Does Xanax Lower Blood Pressure?

Xanax is a popular anxiety medication known for its ability to induce feelings of calm and tranquility, sometimes even drowsiness if taken in large enough doses.

It’s also used to treat panic and anxiety disorders by stabilizing the heart rate. This might lead some to wonder: Does Xanax lower blood pressure?


The quick answer is yes. Xanax significantly slows down brain activity, allowing you to feel less stressed. Since your brain controls the rest of your body, your blood pressure will also drop!

In today’s article, we’ll tell you everything you need to know about how Xanax works and how it affects blood pressure. We also have some essential tips you need to consider before taking the medication.

Let’s jump in.

Does Xanax Lower Blood Pressure?

Xanax is an anxiolytic and a mild tranquilizer. Additionally, it lowers blood pressure!

It’s true that anxiety and stress don’t result in long-term hypertension. However, severe stress might cause your heart to beat faster, resulting in a sudden rise in blood pressure.

Additionally, when you panic, your brain activates its fight or flight response, causing blood pressure levels to spike. Even low levels of stress that last for prolonged periods might contribute to increased blood pressure.

So, it’s no surprise that Xanax might be considered a mild antihypertensive.

How Does Xanax Lower Blood Pressure

The active substance in Xanax is alprazolam. This chemical is a GABA receptor agonist. In simpler terms, it enhances brain receptors, allowing you to feel more relaxed.

Then, once your nervous system slows down, so will the rest of your body. The fight-or-flight response that occurs when you’re anxious or stressed disappears, and your blood pressure and heart rate return to normal.

In large doses, Xanax might cause blood pressure levels to drop significantly. Yet, this only lasts for a short time.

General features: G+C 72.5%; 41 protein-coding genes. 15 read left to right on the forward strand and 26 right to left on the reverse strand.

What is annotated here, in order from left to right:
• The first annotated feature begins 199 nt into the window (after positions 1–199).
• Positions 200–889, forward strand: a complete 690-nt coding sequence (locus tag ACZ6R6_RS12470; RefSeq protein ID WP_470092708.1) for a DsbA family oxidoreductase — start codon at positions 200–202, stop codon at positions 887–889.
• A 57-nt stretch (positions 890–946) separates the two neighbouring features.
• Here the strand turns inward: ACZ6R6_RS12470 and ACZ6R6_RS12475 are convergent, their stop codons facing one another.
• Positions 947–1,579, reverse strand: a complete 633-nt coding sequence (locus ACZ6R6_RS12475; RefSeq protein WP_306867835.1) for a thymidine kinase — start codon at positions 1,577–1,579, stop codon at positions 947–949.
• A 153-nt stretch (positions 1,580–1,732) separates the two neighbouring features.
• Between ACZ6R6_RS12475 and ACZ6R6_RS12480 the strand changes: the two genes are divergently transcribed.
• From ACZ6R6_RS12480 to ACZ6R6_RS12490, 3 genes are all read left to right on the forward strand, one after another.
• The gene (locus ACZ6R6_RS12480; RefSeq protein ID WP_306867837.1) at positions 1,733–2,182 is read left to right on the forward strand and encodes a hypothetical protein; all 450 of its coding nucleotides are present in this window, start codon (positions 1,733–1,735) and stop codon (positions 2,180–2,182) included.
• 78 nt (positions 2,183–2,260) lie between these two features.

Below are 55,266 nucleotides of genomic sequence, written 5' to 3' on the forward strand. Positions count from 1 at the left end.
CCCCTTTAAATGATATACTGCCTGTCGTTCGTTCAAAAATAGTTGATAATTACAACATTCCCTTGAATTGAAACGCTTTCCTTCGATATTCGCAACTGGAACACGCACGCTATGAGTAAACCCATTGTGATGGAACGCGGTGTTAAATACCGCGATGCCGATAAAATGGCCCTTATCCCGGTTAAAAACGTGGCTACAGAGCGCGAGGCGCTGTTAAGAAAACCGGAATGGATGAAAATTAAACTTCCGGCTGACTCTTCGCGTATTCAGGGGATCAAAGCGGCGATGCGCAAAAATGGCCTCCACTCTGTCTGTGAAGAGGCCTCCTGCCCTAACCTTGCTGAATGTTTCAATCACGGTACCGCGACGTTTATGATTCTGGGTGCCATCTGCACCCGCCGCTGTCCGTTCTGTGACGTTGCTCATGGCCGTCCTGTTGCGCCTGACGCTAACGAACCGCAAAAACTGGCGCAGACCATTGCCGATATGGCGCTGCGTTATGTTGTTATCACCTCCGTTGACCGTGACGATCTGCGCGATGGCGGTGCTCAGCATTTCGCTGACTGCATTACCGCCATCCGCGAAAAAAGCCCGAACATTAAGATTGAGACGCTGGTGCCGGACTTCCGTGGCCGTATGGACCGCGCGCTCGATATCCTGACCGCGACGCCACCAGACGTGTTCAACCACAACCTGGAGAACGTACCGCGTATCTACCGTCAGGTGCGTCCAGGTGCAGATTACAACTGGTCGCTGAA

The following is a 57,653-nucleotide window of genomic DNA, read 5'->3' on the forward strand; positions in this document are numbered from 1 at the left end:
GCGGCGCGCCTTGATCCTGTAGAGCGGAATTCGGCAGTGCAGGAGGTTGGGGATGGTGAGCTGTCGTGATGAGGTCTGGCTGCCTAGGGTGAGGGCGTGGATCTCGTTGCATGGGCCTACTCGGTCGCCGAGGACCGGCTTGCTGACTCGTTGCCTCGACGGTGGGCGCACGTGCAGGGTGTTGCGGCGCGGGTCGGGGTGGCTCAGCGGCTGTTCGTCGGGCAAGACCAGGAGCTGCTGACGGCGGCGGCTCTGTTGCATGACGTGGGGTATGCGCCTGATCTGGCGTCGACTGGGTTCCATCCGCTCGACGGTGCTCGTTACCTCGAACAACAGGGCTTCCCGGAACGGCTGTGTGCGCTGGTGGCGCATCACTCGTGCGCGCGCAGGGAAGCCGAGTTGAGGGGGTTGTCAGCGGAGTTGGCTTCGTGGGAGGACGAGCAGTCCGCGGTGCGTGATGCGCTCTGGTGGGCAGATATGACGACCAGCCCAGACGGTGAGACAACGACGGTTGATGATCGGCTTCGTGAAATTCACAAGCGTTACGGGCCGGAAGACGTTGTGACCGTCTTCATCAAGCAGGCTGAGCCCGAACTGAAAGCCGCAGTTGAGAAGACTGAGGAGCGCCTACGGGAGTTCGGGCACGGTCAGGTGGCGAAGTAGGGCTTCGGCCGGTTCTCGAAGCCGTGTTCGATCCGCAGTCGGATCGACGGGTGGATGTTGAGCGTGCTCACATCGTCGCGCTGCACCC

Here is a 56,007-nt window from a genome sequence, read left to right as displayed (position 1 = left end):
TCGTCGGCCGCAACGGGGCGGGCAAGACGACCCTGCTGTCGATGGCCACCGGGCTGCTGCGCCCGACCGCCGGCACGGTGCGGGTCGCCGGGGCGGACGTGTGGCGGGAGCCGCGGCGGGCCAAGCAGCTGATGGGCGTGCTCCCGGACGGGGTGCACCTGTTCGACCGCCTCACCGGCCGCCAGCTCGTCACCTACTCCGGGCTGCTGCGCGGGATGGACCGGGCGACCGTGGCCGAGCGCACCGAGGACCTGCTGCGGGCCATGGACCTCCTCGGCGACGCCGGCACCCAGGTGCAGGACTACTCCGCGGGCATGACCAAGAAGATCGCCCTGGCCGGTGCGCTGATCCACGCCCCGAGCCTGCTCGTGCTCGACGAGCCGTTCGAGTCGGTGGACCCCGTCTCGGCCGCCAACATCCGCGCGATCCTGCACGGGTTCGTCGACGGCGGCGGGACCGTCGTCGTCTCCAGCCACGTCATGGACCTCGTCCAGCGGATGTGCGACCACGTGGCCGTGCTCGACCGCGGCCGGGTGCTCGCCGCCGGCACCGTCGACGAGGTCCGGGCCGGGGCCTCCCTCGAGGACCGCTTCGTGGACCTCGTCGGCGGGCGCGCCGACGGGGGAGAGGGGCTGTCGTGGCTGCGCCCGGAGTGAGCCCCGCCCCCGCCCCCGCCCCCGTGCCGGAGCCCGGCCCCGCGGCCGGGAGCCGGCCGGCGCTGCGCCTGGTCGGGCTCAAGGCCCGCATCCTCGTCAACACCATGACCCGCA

Xanax might also cause orthostatic hypotension, which is a drop in blood pressure levels when you stand up suddenly. Consequently, older people, or anyone at risk of falling, are advised not to take Xanax without supervision.

Can Xanax Help Treat Hypertension?

While Xanax can lower your blood pressure for a short period, it won’t completely treat hypertension.

In fact, Xanax doesn’t even act on the blood vessels or the heart. So, it’s not considered the go-to treatment for those suffering from chronic hypertension.

Additionally, the FDA only indicates that Xanax is for treating anxiety and panic disorders. However, there’s no approval for Xanax as an antihypertensive medication.

Having said that, stress episodes can greatly increase the risk of hypertension and heart disease. Thus, Xanax might be an excellent option for managing stress for people with pre-existing heart conditions.

What You Should Know Before Taking Xanax

Xanax is a controlled medication, which means you can’t take it without a doctor’s prescription. So, it’s important to educate yourself about this controlled drug and what to expect when taking it.

Side Effects

Like all drugs, Xanax has a number of side effects. Since this medication acts on the brain, the adverse effects might be difficult to describe and intense.